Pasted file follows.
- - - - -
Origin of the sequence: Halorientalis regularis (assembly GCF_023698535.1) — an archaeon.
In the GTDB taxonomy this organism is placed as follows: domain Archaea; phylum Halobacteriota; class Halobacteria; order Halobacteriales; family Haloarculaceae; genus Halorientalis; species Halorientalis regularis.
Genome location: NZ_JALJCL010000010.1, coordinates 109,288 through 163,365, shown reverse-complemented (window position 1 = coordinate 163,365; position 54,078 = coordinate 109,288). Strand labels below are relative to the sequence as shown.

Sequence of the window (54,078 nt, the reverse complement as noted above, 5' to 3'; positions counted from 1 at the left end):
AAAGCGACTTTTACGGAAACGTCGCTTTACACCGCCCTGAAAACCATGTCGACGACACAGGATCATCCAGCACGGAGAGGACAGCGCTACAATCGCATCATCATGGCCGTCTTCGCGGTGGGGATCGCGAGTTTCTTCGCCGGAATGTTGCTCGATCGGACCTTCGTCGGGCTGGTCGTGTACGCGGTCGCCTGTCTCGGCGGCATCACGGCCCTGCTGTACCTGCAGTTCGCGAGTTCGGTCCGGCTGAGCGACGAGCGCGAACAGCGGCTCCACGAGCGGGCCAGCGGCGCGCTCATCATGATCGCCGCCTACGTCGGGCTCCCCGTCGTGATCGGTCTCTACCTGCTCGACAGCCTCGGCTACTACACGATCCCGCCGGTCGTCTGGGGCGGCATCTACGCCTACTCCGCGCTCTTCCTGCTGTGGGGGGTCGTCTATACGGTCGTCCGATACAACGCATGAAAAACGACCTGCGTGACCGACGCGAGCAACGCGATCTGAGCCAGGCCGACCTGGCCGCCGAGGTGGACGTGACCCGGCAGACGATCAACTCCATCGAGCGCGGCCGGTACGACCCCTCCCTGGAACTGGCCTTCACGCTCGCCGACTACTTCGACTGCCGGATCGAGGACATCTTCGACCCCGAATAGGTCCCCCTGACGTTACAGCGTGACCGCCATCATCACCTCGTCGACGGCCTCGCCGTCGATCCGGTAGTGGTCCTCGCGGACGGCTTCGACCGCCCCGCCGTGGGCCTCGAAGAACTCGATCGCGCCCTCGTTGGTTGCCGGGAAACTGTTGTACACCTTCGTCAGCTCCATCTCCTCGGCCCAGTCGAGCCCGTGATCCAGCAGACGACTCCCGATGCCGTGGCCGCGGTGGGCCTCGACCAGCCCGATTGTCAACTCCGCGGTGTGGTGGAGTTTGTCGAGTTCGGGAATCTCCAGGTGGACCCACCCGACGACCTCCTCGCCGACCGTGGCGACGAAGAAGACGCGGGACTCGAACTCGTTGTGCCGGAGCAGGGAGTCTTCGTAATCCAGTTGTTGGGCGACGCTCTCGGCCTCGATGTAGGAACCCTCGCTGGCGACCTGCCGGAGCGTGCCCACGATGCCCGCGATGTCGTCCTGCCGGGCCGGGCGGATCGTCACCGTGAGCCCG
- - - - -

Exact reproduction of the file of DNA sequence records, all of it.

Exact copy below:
Origin of the sequence: Halorientalis regularis (assembly GCF_023698535.1) — an archaeon.
In the GTDB taxonomy this organism is placed as follows: domain Archaea; phylum Halobacteriota; class Halobacteria; order Halobacteriales; family Haloarculaceae; genus Halorientalis; species Halorientalis regularis.
Genome location: NZ_JALJCL010000010.1, coordinates 109,288 through 163,365, shown reverse-complemented (window position 1 = coordinate 163,365; position 54,078 = coordinate 109,288). Strand labels below are relative to the sequence as shown.

Sequence of the window (54,078 nt, the reverse complement as noted above, 5' to 3'; positions counted from 1 at the left end):
AAAGCGACTTTTACGGAAACGTCGCTTTACACCGCCCTGAAAACCATGTCGACGACACAGGATCATCCAGCACGGAGAGGACAGCGCTACAATCGCATCATCATGGCCGTCTTCGCGGTGGGGATCGCGAGTTTCTTCGCCGGAATGTTGCTCGATCGGACCTTCGTCGGGCTGGTCGTGTACGCGGTCGCCTGTCTCGGCGGCATCACGGCCCTGCTGTACCTGCAGTTCGCGAGTTCGGTCCGGCTGAGCGACGAGCGCGAACAGCGGCTCCACGAGCGGGCCAGCGGCGCGCTCATCATGATCGCCGCCTACGTCGGGCTCCCCGTCGTGATCGGTCTCTACCTGCTCGACAGCCTCGGCTACTACACGATCCCGCCGGTCGTCTGGGGCGGCATCTACGCCTACTCCGCGCTCTTCCTGCTGTGGGGGGTCGTCTATACGGTCGTCCGATACAACGCATGAAAAACGACCTGCGTGACCGACGCGAGCAACGCGATCTGAGCCAGGCCGACCTGGCCGCCGAGGTGGACGTGACCCGGCAGACGATCAACTCCATCGAGCGCGGCCGGTACGACCCCTCCCTGGAACTGGCCTTCACGCTCGCCGACTACTTCGACTGCCGGATCGAGGACATCTTCGACCCCGAATAGGTCCCCCTGACGTTACAGCGTGACCGCCATCATCACCTCGTCGACGGCCTCGCCGTCGATCCGGTAGTGGTCCTCGCGGACGGCTTCGACCGCCCCGCCGTGGGCCTCGAAGAACTCGATCGCGCCCTCGTTGGTTGCCGGGAAACTGTTGTACACCTTCGTCAGCTCCATCTCCTCGGCCCAGTCGAGCCCGTGATCCAGCAGACGACTCCCGATGCCGTGGCCGCGGTGGGCCTCGACCAGCCCGATTGTCAACTCCGCGGTGTGGTGGAGTTTGTCGAGTTCGGGAATCTCCAGGTGGACCCACCCGACGACCTCCTCGCCGACCGTGGCGACGAAGAAGACGCGGGACTCGAACTCGTTGTGCCGGAGCAGGGAGTCTTCGTAATCCAGTTGTTGGGCGACGCTCTCGGCCTCGATGTAGGAACCCTCGCTGGCGACCTGCCGGAGCGTGCCCACGATGCCCGCGATGTCGTCCTGCCGGGCCGGGCGGATCGTCACCGTGAGCCCG